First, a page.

|Ideas to help Community Members become Committers [message #561002]
||Fri, 01 August 2008 18:59
Originally posted by: dcarver.starstandard.org|
This is a summary of a conversation I had with Ed Merks earlier in the
day, basically, there seems to be a common response from committers on
reasons why bugs aren't fixed, or certain enhancements aren't added.
Basically we don't have the time or resources, and as committers from
member companies get moved around, they aren't replaced by other
committers from other members, or it's difficult to get a community
member into place as a committer.
Some of this has to do with the barrier to entry that the community has
to go through. Many blog entries have been written, but it seems that
the blog sphere is getting a bit more vocal about it. I'll use as
example trying to get a summer of code student up and running to get his
XQuery Editor to the point where he could do the intersting stuff.
1. He struggled just trying to understand the documentation, and what
needed to be done to get started. I pointed him to several existing
editors that implemented similiar functionality, however many of these
classess were internal and not to be extended. Plus there was little
or no documentation on the internal classes.
2. Lack of documentation of all of eclipse classes. If a community
member wants to help fix a bug, if classes are clearly documented with
the bare minium of javadoc it makes it next to impossible to get started.
These are things we've discussed in the past and still need to address.
The bigger issue is making it as easy for a Community member to become
a committer as it is for a Paying Member to have somebody become a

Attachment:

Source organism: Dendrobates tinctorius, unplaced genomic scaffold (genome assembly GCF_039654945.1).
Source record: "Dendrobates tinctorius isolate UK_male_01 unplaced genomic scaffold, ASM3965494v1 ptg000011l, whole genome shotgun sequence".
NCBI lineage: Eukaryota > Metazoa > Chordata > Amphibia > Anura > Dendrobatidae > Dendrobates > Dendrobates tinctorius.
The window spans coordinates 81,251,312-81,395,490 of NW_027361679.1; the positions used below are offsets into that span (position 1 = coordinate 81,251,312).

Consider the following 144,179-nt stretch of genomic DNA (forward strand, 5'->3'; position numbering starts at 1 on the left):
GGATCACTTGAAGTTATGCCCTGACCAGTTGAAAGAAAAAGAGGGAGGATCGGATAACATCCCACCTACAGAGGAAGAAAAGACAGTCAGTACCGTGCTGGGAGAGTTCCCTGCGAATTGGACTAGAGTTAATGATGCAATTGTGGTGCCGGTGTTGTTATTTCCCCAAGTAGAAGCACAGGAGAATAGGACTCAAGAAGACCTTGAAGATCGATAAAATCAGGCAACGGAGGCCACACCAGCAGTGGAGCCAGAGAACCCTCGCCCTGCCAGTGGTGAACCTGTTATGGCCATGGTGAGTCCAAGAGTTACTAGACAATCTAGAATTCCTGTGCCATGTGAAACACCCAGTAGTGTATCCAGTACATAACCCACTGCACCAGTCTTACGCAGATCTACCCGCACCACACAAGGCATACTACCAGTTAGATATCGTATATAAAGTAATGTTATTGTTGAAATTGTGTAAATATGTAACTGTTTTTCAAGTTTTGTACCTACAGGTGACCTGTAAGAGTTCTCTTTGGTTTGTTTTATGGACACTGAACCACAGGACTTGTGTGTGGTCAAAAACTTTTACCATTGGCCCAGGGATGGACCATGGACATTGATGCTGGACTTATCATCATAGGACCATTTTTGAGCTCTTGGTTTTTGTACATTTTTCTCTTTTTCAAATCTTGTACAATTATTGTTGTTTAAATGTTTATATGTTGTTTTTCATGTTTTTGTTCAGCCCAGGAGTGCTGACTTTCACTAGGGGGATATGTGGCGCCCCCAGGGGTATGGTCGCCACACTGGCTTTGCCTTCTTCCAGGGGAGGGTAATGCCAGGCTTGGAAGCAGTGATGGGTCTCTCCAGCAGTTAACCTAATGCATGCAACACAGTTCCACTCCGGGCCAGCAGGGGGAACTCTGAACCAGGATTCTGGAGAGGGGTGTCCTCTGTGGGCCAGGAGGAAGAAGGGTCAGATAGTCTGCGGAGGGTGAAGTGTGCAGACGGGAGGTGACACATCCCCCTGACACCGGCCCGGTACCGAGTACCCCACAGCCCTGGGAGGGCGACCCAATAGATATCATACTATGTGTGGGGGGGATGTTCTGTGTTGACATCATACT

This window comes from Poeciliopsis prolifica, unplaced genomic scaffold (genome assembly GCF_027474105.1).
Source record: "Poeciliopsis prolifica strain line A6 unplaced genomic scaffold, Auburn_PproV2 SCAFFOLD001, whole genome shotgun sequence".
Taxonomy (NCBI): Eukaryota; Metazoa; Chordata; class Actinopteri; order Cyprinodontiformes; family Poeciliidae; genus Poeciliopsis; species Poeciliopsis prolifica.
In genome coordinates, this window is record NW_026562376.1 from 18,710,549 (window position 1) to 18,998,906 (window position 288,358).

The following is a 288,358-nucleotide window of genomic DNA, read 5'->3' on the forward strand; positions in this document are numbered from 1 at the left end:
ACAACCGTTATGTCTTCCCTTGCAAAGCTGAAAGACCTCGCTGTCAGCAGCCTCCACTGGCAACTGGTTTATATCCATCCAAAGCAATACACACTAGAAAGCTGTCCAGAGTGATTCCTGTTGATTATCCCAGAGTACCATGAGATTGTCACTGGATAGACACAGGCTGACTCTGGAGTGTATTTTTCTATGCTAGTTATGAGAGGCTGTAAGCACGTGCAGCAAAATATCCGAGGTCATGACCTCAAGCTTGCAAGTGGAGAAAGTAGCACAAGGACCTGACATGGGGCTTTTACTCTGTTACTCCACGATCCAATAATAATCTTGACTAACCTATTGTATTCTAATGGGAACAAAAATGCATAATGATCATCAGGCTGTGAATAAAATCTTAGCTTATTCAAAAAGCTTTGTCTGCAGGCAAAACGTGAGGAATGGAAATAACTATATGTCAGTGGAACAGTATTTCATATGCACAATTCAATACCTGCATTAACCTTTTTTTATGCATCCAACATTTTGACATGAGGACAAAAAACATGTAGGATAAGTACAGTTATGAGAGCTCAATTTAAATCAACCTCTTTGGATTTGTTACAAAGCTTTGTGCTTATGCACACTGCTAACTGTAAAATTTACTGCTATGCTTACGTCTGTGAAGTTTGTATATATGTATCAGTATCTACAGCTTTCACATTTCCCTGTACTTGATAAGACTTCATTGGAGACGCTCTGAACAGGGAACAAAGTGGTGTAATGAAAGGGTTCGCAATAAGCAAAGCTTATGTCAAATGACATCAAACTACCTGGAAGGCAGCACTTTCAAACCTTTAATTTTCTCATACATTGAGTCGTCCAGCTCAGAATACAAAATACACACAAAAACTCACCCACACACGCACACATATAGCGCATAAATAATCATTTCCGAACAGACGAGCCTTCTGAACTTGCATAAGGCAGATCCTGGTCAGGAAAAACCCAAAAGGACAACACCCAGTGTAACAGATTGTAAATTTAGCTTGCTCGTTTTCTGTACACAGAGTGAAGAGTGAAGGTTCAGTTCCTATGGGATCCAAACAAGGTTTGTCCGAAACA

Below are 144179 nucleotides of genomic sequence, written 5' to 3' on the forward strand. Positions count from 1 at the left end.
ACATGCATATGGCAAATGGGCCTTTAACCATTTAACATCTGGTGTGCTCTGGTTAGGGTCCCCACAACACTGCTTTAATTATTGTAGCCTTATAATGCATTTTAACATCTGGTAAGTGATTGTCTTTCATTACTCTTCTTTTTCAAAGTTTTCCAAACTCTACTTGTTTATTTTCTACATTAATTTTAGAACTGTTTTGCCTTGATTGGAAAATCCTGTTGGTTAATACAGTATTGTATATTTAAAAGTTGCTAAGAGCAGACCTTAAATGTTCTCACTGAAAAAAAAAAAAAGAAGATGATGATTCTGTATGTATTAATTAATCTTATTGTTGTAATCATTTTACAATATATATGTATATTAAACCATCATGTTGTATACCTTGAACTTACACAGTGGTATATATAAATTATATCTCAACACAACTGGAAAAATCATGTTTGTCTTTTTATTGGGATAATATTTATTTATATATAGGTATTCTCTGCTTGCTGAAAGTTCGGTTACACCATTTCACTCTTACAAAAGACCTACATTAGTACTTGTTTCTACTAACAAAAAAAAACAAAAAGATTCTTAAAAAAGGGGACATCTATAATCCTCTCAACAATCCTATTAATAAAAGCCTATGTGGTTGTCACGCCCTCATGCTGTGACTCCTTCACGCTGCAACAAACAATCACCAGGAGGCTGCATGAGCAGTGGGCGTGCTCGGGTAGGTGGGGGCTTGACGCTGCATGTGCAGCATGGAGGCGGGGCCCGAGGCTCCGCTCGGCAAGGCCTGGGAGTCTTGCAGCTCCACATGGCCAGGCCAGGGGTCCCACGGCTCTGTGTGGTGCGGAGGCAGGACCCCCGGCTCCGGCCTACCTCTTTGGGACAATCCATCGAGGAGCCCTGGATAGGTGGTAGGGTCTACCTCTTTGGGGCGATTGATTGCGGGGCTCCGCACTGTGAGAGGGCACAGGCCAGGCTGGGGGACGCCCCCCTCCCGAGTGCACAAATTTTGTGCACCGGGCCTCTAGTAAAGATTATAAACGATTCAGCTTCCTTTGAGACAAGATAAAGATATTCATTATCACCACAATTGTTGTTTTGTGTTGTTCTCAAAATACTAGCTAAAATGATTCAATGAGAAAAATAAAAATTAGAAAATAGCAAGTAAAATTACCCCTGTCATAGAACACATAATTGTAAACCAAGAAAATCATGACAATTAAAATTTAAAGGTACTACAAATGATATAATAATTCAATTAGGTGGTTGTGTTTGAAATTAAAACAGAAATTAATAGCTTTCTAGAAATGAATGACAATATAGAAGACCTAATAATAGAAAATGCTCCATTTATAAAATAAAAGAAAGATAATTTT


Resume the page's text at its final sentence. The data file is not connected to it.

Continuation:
committer. Right now that barrier to entry is killing us from getting
more active community members as committers. Plus we are locking
ourselves into Knowledge Silos by keeping the commiter ranks as small as
Support and Access to Documentation:
While we have newsgroups, irc, and the wiki, not all of these resources
are available to people that are behind corporate firewalls.
Particularly the newsgroups (I'll get to the web based interface in a
second). Right now for a community member to understand all the
various processes, one has to go to multiple sites to get the
information. Unless the person is very determined they aren't going to
follow through. Yeah, I know we want determined people to be
committers, but everybody has a limited amount of time to waste just
trying to get started. So one recommendation would be for Eclipse to
actually use some of the projects it has going to provide a common
format and place for the process documentation. I'd suggest using EPF
Composer and generating a Website from that content so that it's all in
As for the newsgroups, I don't know how much time the Foundation spends
on custom builds of various pieces, but I'd like to see the foundation,
actually spend less time building stuff itself, and more time using
other open source projects for the services. Personally I'm not a huge
fan of the current Web based interface to Newsgroups. It doesn't
provide a good search mechanism, and no RSS feed support. There is a
free open source alternative that could be used and provides the same
functionality and more than what we have now:
An alternative to the Newsgroups (which I know would put Ed through
withdrawl if we removed them completely), is to use a Web based Forum
software. There are several available.
I would also like to see the web interface to the newsgroups move to
their own url. Something like: support.eclipse.org, in which people
could get access to the newsgroups, and other Knowledge bases.
Committers Portal / Foundation Portal
Last item for discussion. This comes back to do you build it yourself
or do you use something that already exists. In some ways I think the
portal needs to use existing software instead of writting customized
software. We have in many ways the not invented here syndrom happening.
An alternative could be:
There are many other options as well, some probably under friendlier
licenses, but it depends on what we plan to do with the software.
Bottom line, I think in order to help bring in fresh blood for the
committers that migrate off of projects for whatever reason we need to
give the community easier access and easier trail to becomming a
committer. I went through the process from a community perspective,
and it isn't as smooth a process as it should be, where as I don't
particularly see that the committers that come from paying members have
it as rough getting that status as does a community member.
If you made it this far, congratulations!!!
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